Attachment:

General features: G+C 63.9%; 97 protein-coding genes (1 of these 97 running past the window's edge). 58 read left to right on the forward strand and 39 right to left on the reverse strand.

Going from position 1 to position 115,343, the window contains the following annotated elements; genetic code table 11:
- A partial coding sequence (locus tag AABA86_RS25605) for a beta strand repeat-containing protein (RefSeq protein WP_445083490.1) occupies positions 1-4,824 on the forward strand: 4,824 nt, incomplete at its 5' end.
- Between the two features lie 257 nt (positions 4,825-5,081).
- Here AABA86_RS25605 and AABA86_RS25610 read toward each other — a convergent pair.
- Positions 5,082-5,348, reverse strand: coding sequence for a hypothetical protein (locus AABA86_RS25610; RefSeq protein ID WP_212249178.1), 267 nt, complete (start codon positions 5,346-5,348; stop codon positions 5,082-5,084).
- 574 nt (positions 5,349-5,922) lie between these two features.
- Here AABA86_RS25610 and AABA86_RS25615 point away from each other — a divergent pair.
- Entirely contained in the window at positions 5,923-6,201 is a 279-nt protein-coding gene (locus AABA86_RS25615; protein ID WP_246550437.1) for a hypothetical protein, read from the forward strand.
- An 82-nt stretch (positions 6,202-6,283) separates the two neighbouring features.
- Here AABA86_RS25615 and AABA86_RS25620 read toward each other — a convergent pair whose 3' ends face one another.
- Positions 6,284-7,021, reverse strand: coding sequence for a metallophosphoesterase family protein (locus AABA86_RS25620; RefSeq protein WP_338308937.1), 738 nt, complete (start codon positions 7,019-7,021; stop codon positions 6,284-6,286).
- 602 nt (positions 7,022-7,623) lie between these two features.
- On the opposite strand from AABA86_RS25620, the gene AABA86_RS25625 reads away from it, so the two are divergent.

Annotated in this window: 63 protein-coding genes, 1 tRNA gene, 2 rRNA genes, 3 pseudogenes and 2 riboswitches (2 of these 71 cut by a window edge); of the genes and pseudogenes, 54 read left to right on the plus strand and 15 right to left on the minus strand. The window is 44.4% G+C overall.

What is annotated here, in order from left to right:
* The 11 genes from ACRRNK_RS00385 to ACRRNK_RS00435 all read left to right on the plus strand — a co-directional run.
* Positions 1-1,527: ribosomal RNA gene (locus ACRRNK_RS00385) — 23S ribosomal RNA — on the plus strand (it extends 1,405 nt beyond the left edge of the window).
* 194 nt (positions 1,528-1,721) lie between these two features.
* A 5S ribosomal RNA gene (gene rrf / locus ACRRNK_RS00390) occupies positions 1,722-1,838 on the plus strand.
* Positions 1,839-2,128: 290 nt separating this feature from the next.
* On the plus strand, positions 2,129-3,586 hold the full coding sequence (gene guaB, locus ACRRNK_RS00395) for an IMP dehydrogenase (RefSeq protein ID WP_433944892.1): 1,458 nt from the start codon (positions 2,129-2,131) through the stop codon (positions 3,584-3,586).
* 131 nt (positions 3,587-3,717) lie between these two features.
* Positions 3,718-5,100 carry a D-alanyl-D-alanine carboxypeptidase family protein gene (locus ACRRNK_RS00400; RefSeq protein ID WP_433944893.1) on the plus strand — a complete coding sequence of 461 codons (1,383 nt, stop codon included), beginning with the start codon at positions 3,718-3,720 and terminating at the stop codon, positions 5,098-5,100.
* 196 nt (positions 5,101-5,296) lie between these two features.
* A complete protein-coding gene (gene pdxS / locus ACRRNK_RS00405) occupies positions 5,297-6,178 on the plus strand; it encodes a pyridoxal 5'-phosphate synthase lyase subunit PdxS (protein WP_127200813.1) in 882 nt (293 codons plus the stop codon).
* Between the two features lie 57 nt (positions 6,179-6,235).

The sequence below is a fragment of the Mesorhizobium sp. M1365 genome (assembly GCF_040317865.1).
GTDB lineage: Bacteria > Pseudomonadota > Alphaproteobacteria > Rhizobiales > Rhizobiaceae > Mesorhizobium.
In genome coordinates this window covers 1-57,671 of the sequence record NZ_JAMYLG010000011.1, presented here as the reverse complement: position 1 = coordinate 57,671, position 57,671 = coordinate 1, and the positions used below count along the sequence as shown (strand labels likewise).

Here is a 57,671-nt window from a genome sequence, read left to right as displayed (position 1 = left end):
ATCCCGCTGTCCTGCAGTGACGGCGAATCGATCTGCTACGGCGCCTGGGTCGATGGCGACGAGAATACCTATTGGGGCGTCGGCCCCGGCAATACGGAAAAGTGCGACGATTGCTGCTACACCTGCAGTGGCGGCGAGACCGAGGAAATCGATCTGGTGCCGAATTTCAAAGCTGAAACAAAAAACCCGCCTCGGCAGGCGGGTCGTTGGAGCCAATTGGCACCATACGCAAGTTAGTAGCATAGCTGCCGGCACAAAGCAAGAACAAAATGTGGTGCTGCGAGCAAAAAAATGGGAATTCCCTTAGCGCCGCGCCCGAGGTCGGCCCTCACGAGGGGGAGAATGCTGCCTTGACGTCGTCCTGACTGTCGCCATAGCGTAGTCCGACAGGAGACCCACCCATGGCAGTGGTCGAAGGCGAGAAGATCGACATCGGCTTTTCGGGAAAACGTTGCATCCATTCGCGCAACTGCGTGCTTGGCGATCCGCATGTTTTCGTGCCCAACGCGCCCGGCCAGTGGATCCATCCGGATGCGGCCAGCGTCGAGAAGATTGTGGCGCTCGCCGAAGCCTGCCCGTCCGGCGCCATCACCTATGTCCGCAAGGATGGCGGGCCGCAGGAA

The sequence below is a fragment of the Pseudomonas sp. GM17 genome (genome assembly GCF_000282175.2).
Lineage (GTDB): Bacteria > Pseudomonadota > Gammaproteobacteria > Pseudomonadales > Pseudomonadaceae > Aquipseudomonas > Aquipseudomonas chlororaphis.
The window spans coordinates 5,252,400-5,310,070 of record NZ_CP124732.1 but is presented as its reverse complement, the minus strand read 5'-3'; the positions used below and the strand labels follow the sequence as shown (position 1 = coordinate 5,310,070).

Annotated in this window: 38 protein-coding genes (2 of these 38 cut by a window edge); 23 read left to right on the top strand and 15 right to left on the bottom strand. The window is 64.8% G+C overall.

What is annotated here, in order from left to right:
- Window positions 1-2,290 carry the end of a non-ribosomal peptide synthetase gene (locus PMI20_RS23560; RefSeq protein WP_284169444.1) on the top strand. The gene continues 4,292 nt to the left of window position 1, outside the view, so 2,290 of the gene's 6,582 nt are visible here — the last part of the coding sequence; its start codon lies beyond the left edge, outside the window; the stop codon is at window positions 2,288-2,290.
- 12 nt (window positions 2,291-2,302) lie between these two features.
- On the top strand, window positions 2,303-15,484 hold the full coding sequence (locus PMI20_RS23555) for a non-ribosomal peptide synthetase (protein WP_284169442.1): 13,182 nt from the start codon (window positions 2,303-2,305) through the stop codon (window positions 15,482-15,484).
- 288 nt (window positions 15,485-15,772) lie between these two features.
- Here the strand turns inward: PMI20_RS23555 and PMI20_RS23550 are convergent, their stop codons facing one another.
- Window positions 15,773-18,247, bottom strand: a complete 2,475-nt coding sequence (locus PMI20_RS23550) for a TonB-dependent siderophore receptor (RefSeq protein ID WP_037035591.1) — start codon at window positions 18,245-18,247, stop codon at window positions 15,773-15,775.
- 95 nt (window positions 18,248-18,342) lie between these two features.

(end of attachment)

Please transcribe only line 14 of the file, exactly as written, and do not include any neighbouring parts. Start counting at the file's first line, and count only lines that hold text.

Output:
- On the opposite strand from AABA86_RS25620, the gene AABA86_RS25625 reads away from it, so the two are divergent.